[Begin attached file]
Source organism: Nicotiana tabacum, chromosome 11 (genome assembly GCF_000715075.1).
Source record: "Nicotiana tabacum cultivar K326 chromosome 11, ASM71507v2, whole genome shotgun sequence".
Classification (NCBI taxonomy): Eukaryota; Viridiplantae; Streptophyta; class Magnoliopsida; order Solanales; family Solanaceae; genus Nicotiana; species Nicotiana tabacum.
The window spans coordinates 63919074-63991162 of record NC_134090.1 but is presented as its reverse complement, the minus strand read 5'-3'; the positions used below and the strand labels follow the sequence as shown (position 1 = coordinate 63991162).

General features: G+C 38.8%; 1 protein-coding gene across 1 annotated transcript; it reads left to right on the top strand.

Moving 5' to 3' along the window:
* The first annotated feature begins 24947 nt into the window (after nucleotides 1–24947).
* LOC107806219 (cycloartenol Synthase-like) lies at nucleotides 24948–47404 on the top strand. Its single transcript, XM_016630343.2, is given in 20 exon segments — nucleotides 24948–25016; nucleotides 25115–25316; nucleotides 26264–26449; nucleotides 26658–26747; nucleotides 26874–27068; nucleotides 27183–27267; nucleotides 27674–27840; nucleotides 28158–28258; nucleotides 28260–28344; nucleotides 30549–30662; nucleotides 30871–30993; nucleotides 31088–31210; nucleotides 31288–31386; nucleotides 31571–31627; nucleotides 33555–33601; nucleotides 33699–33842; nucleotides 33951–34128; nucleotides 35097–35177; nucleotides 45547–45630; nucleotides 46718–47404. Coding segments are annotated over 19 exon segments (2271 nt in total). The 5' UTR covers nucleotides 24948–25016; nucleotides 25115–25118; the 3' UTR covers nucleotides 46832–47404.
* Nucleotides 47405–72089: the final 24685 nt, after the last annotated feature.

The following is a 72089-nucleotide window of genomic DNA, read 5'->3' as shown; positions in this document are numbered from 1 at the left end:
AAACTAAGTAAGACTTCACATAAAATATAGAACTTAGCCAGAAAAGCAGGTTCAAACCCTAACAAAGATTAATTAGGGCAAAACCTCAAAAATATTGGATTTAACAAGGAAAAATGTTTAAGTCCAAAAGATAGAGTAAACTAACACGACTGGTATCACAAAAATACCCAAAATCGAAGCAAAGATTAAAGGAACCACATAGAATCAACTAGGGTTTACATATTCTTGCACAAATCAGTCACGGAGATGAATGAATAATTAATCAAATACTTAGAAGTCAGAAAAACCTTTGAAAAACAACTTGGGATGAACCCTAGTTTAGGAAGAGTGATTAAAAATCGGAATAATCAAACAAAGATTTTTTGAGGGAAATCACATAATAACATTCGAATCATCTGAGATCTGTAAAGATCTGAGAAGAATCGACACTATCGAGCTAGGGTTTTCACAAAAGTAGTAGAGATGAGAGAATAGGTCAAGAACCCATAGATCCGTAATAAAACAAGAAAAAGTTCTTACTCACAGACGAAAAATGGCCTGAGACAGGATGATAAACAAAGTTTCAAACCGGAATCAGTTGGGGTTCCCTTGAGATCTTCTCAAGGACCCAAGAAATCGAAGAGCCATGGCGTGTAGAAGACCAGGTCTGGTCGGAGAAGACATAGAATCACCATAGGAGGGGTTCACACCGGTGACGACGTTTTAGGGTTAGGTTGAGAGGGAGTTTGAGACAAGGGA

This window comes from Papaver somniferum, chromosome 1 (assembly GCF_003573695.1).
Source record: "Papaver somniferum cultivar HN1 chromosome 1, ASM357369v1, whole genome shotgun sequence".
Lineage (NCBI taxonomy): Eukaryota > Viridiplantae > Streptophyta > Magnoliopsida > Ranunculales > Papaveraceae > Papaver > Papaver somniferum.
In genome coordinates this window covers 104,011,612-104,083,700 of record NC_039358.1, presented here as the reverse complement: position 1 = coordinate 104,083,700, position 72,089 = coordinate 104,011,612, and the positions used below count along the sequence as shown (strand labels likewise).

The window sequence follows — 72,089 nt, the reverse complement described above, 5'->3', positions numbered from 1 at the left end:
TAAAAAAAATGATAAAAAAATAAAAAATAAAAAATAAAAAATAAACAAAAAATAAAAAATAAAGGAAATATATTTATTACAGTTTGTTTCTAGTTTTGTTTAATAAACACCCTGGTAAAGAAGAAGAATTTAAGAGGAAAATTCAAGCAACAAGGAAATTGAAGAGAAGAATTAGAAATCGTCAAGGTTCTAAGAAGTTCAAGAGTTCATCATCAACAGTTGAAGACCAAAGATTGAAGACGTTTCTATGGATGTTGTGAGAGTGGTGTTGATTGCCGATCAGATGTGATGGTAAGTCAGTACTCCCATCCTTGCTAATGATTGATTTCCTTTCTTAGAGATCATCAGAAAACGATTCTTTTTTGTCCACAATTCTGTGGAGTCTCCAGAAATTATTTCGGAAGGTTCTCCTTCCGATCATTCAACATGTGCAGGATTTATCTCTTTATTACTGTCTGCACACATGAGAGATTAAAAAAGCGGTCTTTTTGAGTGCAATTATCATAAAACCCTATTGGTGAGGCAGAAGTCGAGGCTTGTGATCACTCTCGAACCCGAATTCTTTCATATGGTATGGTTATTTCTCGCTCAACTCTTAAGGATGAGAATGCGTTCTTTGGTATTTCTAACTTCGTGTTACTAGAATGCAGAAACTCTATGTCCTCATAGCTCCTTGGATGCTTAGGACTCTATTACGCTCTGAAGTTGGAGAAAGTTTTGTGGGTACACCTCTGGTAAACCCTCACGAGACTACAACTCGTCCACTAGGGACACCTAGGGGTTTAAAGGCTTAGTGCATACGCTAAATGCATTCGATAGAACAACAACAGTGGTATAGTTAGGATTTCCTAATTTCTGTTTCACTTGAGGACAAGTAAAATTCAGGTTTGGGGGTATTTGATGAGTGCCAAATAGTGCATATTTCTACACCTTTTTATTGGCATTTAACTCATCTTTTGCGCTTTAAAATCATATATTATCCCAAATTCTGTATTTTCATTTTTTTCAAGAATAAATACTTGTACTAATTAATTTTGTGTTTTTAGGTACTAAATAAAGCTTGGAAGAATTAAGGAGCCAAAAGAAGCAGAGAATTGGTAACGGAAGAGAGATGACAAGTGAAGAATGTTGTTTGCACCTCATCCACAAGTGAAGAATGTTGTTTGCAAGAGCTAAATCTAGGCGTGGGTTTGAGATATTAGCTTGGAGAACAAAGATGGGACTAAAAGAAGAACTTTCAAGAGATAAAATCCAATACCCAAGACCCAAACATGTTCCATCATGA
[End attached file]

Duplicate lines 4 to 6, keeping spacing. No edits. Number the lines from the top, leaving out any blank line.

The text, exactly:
The window spans coordinates 63919074-63991162 of record NC_134090.1 but is presented as its reverse complement, the minus strand read 5'-3'; the positions used below and the strand labels follow the sequence as shown (position 1 = coordinate 63991162).

General features: G+C 38.8%; 1 protein-coding gene across 1 annotated transcript; it reads left to right on the top strand.

Moving 5' to 3' along the window: